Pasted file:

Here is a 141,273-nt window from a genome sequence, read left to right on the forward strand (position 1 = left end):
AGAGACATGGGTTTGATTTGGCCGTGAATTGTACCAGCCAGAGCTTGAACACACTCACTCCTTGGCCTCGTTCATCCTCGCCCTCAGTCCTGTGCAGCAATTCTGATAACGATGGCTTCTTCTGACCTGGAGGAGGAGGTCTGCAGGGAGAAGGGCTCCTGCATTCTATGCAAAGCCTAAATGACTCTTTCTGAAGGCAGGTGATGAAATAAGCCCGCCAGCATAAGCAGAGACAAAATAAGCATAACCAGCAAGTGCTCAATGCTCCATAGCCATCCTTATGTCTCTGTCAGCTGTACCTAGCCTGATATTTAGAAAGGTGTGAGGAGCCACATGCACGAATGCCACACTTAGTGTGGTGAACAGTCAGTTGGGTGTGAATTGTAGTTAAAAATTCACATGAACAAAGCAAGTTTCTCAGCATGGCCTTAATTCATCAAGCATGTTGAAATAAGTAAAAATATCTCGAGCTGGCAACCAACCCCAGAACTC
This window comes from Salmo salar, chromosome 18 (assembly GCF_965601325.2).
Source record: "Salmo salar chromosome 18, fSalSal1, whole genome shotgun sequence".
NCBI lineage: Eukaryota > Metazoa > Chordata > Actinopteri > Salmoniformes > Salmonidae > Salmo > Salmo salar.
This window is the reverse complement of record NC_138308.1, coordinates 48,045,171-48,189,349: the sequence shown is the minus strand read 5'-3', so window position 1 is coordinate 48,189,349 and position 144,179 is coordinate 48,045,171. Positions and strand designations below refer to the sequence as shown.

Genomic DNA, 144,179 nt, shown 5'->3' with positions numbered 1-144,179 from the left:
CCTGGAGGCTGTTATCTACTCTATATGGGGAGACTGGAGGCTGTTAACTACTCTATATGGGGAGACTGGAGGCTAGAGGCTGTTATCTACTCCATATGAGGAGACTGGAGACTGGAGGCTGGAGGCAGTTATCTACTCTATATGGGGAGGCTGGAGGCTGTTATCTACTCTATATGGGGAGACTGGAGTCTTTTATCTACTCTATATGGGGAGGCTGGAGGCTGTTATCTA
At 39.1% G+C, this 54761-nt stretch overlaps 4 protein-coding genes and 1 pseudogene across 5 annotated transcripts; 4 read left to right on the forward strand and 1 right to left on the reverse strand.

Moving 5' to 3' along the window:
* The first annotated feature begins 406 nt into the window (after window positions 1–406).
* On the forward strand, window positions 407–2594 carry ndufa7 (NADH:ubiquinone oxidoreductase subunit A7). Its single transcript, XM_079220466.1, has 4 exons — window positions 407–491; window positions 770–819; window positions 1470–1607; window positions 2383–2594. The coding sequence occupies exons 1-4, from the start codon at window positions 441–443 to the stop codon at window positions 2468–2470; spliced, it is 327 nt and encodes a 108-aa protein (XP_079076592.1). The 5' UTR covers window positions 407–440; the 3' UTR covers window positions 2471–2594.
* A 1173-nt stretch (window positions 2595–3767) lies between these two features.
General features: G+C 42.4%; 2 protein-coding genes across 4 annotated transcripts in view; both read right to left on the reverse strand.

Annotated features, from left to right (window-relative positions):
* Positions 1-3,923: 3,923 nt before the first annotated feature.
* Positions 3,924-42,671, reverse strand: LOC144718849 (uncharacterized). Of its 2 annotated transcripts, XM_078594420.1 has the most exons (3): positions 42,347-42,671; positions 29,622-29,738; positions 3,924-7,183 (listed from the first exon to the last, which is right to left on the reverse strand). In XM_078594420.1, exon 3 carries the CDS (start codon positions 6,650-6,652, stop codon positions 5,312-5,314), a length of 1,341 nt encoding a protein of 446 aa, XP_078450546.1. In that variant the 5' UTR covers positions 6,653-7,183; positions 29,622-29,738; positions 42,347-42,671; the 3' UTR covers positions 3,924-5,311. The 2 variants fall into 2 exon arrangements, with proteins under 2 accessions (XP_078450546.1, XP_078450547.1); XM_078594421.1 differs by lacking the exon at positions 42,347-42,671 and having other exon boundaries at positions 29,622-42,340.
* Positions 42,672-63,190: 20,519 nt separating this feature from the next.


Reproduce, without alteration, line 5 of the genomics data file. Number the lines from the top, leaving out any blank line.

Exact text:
NCBI lineage: Eukaryota > Metazoa > Chordata > Actinopteri > Salmoniformes > Salmonidae > Salmo > Salmo salar.